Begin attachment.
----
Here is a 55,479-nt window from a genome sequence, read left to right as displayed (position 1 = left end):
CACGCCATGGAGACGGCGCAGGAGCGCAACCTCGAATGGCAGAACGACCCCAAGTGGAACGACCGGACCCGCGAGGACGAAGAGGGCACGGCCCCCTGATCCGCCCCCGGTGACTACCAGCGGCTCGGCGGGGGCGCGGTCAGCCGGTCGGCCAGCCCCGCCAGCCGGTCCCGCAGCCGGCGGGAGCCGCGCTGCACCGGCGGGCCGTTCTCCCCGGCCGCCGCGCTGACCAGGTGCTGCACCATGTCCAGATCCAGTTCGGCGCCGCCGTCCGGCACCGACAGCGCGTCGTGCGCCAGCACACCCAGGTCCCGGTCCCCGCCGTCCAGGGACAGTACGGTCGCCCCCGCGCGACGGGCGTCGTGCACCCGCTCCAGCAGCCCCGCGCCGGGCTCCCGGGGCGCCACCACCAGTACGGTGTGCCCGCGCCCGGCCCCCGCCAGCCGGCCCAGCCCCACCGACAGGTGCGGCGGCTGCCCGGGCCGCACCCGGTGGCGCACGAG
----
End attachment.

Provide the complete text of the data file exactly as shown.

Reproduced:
Here is a 55,479-nt window from a genome sequence, read left to right as displayed (position 1 = left end):
CACGCCATGGAGACGGCGCAGGAGCGCAACCTCGAATGGCAGAACGACCCCAAGTGGAACGACCGGACCCGCGAGGACGAAGAGGGCACGGCCCCCTGATCCGCCCCCGGTGACTACCAGCGGCTCGGCGGGGGCGCGGTCAGCCGGTCGGCCAGCCCCGCCAGCCGGTCCCGCAGCCGGCGGGAGCCGCGCTGCACCGGCGGGCCGTTCTCCCCGGCCGCCGCGCTGACCAGGTGCTGCACCATGTCCAGATCCAGTTCGGCGCCGCCGTCCGGCACCGACAGCGCGTCGTGCGCCAGCACACCCAGGTCCCGGTCCCCGCCGTCCAGGGACAGTACGGTCGCCCCCGCGCGACGGGCGTCGTGCACCCGCTCCAGCAGCCCCGCGCCGGGCTCCCGGGGCGCCACCACCAGTACGGTGTGCCCGCGCCCGGCCCCCGCCAGCCGGCCCAGCCCCACCGACAGGTGCGGCGGCTGCCCGGGCCGCACCCGGTGGCGCACGAG